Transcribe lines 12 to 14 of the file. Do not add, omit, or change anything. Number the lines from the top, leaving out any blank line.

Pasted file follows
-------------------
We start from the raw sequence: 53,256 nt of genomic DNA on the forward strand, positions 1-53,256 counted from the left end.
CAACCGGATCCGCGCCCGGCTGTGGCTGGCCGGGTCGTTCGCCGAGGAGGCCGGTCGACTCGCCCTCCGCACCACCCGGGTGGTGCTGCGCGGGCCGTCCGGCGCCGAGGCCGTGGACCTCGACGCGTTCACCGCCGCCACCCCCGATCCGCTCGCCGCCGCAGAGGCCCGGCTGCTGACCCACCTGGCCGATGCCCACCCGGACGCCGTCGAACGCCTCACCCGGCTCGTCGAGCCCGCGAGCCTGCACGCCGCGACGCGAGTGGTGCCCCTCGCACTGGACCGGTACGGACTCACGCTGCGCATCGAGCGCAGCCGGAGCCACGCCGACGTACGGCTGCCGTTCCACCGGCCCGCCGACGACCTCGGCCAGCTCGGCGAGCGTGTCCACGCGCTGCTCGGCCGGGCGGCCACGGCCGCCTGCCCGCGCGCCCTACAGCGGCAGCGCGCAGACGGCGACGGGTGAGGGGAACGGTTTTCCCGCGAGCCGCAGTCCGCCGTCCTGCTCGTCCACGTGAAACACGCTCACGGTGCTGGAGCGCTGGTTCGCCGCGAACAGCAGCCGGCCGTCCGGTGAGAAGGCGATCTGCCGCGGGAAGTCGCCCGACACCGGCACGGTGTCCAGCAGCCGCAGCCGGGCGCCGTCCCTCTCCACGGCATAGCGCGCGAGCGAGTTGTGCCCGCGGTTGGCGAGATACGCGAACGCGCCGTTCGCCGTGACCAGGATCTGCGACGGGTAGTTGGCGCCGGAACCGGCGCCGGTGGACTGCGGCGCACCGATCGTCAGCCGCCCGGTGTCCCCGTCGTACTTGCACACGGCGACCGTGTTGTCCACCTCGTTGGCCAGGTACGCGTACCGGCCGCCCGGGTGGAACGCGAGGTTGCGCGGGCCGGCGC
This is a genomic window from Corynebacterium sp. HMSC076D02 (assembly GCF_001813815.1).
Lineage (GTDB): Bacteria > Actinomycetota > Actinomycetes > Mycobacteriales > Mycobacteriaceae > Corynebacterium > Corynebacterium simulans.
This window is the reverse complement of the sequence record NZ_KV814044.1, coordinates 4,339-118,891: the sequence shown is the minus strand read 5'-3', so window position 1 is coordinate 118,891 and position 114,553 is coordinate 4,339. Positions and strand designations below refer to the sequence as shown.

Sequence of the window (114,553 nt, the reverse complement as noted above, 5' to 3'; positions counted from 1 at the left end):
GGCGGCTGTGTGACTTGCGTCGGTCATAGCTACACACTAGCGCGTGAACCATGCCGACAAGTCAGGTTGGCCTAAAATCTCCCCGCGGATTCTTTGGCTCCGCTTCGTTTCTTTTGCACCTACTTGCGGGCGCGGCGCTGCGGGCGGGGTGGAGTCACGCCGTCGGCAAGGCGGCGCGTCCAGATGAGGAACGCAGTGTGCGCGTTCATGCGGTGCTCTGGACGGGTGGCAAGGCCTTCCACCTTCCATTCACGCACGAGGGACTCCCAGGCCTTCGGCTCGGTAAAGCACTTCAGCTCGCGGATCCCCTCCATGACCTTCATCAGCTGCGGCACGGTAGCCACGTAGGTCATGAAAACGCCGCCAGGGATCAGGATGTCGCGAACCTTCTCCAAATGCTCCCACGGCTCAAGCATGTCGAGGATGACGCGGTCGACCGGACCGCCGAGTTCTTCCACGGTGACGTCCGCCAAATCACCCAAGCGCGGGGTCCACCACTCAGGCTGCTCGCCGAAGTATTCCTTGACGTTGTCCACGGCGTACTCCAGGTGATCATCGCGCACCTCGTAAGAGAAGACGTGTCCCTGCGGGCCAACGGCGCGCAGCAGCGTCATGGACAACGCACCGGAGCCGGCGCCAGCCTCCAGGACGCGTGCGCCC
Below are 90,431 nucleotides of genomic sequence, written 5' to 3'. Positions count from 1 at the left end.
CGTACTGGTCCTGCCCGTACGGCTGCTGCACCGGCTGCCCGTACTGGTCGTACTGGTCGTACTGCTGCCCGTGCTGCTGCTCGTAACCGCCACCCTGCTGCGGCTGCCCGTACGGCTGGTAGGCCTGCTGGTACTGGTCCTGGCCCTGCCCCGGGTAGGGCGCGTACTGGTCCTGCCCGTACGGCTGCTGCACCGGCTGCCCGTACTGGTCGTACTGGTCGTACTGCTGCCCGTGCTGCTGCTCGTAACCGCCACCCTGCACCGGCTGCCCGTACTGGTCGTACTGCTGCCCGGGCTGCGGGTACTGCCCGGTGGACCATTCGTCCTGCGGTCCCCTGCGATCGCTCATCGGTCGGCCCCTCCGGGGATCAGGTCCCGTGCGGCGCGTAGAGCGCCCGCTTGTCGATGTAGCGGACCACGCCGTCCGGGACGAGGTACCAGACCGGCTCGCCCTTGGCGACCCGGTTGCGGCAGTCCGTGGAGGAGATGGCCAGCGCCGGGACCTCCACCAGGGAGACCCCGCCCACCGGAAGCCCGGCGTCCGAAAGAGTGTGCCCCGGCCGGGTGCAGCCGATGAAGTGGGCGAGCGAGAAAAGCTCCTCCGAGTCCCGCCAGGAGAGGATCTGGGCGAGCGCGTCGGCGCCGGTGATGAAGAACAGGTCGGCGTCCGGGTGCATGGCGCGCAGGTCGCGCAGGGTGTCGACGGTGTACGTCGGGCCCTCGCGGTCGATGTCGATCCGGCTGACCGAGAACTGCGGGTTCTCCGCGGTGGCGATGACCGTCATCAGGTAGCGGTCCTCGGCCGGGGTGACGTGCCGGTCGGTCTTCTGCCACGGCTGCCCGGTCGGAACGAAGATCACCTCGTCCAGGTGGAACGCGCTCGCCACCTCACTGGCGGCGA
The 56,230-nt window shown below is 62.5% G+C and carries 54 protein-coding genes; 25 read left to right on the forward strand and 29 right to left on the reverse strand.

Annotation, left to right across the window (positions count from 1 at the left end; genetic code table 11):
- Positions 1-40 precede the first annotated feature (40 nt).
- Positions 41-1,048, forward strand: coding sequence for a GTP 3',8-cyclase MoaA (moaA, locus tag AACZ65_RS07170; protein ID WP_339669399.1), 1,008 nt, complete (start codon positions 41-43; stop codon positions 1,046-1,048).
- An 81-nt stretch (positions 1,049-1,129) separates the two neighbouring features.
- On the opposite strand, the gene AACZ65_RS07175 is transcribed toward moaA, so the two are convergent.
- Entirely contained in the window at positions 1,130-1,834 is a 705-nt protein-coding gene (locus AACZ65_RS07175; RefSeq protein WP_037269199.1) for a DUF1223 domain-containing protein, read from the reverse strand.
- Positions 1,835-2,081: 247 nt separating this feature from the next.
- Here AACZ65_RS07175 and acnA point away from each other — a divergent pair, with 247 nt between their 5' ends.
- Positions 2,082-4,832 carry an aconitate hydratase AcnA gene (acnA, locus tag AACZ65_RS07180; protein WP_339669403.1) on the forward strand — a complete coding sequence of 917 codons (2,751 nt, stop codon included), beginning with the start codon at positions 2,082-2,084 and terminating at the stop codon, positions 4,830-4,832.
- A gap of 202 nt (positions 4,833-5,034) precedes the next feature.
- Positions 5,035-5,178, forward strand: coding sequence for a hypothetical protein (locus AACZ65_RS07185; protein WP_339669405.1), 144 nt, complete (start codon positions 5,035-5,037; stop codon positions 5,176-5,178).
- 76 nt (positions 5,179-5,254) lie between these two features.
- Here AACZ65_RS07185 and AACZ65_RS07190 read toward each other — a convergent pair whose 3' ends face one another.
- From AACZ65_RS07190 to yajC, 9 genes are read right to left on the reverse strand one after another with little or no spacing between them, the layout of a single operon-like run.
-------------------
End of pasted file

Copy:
- Positions 1-40 precede the first annotated feature (40 nt).
- Positions 41-1,048, forward strand: coding sequence for a GTP 3',8-cyclase MoaA (moaA, locus tag AACZ65_RS07170; protein ID WP_339669399.1), 1,008 nt, complete (start codon positions 41-43; stop codon positions 1,046-1,048).
- An 81-nt stretch (positions 1,049-1,129) separates the two neighbouring features.